Seminars & Colloquia

David Parkes

Harvard University

"Incentive Engineering in the Internet Age"

Monday September 20, 2010 04:00 PM
Location: 3211, EB2 NCSU Centennial Campus
(Visitor parking instructions)

This talk is part of the Triangle Computer Science Distinguished Lecturer Series



Mechanism design provides a formalism within which to understand the possible and the impossible when designing multi-agent systems with private information and rational agents. In introducing computational considerations, we have gained some understanding of how to reconcile new tensions that arise. Today, we see a thirst for practical, engineered incentive mechanisms to deploy across the myriad of multi-user systems enabled by the Internet. I will highlight some of the new challenges that this presents, in moving from isolated events to continual processes, from simple models to complex, multi-faceted agent models, and in enabling new kinds of computational and coordination processes.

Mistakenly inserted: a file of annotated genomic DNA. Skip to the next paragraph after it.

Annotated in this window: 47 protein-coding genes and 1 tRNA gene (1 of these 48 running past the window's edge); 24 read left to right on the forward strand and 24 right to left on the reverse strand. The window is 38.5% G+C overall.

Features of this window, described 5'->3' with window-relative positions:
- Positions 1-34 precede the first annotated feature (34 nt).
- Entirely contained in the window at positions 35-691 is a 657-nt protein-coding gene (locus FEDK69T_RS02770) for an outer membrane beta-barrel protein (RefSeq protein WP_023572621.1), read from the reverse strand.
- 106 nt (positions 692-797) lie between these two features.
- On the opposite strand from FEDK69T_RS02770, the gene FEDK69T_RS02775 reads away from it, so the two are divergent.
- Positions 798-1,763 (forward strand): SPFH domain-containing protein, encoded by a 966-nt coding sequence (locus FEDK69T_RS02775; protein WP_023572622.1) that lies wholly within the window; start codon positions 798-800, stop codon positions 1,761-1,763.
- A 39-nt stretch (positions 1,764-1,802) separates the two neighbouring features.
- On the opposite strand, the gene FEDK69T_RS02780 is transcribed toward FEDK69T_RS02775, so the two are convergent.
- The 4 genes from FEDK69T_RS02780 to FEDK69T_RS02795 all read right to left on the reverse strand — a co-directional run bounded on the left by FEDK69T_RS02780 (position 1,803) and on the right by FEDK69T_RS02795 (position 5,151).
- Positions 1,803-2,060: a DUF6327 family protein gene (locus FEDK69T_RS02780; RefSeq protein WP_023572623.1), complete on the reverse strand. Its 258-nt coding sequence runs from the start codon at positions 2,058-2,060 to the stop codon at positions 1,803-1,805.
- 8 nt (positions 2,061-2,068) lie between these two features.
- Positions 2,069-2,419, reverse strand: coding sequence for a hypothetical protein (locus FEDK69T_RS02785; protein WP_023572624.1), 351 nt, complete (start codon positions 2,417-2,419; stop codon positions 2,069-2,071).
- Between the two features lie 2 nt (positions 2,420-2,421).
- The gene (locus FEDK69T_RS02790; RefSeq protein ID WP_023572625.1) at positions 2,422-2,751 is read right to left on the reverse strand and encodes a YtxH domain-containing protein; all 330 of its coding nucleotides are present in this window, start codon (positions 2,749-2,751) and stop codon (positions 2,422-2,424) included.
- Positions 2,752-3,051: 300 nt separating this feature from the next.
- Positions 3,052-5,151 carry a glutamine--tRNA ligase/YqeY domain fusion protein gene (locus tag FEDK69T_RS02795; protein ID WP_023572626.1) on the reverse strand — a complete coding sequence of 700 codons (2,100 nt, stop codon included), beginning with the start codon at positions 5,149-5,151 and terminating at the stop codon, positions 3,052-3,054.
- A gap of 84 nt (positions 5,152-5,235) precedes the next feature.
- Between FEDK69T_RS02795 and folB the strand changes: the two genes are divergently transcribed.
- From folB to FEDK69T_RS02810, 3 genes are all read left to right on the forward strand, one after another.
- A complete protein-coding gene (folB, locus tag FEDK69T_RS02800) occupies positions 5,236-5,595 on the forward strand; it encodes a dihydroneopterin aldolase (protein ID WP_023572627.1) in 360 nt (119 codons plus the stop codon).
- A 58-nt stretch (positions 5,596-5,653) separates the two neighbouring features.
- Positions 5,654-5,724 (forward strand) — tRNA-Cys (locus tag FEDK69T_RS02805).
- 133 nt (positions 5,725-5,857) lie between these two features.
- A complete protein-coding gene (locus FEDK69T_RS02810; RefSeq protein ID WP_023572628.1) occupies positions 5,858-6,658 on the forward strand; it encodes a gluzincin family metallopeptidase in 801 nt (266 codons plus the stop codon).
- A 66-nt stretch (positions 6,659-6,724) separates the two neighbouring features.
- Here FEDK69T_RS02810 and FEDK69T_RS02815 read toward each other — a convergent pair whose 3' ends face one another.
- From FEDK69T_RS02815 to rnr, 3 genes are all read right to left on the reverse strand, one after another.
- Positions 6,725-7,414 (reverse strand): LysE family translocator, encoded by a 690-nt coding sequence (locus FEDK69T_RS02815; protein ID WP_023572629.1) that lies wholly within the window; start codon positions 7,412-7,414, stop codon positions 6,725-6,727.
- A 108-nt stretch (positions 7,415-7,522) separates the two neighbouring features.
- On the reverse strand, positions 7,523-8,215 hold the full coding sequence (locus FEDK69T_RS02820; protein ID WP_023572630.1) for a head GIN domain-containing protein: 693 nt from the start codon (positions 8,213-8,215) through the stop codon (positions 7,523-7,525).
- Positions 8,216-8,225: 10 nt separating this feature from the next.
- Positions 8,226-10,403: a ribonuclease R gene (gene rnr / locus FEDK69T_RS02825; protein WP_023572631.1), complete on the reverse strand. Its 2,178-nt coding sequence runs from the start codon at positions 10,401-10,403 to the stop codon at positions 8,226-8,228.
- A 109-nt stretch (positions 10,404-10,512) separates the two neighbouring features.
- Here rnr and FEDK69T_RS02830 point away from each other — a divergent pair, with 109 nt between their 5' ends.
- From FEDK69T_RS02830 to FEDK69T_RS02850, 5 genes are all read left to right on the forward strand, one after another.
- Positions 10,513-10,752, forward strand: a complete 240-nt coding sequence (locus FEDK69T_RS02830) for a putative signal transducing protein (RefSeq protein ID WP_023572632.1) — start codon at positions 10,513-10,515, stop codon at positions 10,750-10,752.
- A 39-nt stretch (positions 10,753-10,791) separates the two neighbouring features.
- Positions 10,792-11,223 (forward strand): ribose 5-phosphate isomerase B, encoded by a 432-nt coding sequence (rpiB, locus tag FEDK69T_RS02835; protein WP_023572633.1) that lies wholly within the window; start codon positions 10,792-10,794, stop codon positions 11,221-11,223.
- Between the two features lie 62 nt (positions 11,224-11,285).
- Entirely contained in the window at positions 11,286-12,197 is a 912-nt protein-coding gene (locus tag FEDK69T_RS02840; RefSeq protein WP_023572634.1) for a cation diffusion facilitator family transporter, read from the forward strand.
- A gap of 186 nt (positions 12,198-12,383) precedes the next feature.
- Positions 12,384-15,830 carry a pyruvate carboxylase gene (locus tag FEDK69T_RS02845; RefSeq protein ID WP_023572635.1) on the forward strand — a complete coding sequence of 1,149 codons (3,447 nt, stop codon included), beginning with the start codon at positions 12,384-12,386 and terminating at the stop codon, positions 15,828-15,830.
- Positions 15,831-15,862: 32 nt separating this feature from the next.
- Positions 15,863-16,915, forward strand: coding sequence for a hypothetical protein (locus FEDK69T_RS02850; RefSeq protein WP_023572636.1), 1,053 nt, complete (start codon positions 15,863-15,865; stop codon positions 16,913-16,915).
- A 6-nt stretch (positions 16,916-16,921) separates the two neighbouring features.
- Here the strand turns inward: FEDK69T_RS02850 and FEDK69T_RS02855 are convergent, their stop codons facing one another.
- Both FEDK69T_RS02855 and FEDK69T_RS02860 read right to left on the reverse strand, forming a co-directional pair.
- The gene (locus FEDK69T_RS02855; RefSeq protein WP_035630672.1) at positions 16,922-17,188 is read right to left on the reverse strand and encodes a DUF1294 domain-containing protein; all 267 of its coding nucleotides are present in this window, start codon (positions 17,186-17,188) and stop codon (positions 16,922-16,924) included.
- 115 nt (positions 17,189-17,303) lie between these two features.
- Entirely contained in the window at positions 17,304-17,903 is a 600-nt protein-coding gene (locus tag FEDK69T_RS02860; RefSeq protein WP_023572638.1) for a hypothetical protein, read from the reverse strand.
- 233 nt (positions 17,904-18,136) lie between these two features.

Short Bio:

David C. Parkes is Gordon McKay Professor of Computer Science in the School of Engineering and Applied Sciences at Harvard University. He was the recipient of the NSF Career Award, the Alfred P. Sloan Fellowship, the Thouron Scholarship, the Harvard University Roslyn Abramson Award for Teaching and named as one of Harvard Class of 2010 Favorite Professors. Parkes received his Ph.D.  degree in Computer and Information Science from the University of Pennsylvania in 2001, and an M.Eng. (First class) in Engineering and Computing Science from Oxford University in 1995. At Harvard, Parkes founded the Economics and Computer Science research group and teaches classes in artificial intelligence, machine learning, optimization, multi-agent systems, and topics at the intersection between computer science and economics. Parkes has served as Program Chair of ACM EC'07 and AAMAS'08 and General Chair of ACM EC'10, served on the editorial board of Journal of Artificial Intelligence Research, and currently serves as Editor of Games and Economic Behavior and on the boards of Journal of Autonomous Agents and Multi-agent Systems and INFORMS Journal of Computing. His research interests include computational mechanism design, electronic commerce, stochastic optimization, preference elicitation, market design, bounded rationality, computational social choice, networks and incentives, multi-agent systems, crowd-sourcing and social computing. 

See also

Host: Vincent Conitzer, Computer Science, Duke U.

To access the video of this talk, click here.

Back to Seminar Listings
Back to Colloquia Home Page